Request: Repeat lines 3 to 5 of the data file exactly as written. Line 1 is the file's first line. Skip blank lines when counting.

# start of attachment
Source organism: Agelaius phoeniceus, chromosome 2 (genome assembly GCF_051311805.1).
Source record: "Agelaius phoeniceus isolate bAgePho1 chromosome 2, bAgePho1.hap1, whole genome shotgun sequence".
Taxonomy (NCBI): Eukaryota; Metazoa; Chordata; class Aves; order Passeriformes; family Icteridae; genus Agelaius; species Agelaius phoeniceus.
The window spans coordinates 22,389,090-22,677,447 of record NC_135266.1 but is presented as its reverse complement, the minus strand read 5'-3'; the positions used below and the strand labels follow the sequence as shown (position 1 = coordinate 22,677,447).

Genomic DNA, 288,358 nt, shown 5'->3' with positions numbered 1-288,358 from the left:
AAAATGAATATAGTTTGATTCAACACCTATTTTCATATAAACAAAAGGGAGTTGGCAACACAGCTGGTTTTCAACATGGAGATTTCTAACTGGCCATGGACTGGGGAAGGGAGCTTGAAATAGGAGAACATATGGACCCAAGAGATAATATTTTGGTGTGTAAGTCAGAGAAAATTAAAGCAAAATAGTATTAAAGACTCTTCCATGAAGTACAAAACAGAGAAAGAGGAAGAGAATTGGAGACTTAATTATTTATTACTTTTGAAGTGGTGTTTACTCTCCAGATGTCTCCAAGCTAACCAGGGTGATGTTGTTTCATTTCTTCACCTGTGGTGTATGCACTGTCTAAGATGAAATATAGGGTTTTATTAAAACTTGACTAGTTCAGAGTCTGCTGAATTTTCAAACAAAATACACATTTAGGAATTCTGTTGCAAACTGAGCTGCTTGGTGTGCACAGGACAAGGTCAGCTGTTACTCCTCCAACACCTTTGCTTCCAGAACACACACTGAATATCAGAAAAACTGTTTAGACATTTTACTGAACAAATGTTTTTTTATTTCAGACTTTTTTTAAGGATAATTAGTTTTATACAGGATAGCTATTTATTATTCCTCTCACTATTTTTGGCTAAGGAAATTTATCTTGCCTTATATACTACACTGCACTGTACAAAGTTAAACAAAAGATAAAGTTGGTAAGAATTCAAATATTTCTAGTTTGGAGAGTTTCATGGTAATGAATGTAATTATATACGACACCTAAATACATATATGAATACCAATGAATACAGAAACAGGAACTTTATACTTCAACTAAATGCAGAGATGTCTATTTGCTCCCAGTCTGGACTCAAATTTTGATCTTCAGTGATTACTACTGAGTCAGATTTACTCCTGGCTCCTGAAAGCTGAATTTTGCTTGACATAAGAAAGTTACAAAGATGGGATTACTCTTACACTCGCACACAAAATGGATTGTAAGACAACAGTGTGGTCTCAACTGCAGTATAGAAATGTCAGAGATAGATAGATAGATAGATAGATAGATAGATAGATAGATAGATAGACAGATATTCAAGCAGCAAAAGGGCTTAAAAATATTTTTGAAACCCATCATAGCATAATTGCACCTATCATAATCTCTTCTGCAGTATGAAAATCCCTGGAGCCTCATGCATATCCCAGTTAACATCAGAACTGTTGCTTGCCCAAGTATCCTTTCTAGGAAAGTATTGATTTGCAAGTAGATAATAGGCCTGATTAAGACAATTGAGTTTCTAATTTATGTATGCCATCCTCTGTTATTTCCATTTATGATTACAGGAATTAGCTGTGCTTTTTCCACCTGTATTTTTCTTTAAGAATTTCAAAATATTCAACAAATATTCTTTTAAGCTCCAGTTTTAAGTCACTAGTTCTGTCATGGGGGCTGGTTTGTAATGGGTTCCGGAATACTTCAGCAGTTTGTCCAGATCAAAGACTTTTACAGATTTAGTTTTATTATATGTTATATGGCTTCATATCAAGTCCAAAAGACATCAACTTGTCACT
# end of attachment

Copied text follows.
Taxonomy (NCBI): Eukaryota; Metazoa; Chordata; class Aves; order Passeriformes; family Icteridae; genus Agelaius; species Agelaius phoeniceus.
The window spans coordinates 22,389,090-22,677,447 of record NC_135266.1 but is presented as its reverse complement, the minus strand read 5'-3'; the positions used below and the strand labels follow the sequence as shown (position 1 = coordinate 22,677,447).

Genomic DNA, 288,358 nt, shown 5'->3' with positions numbered 1-288,358 from the left: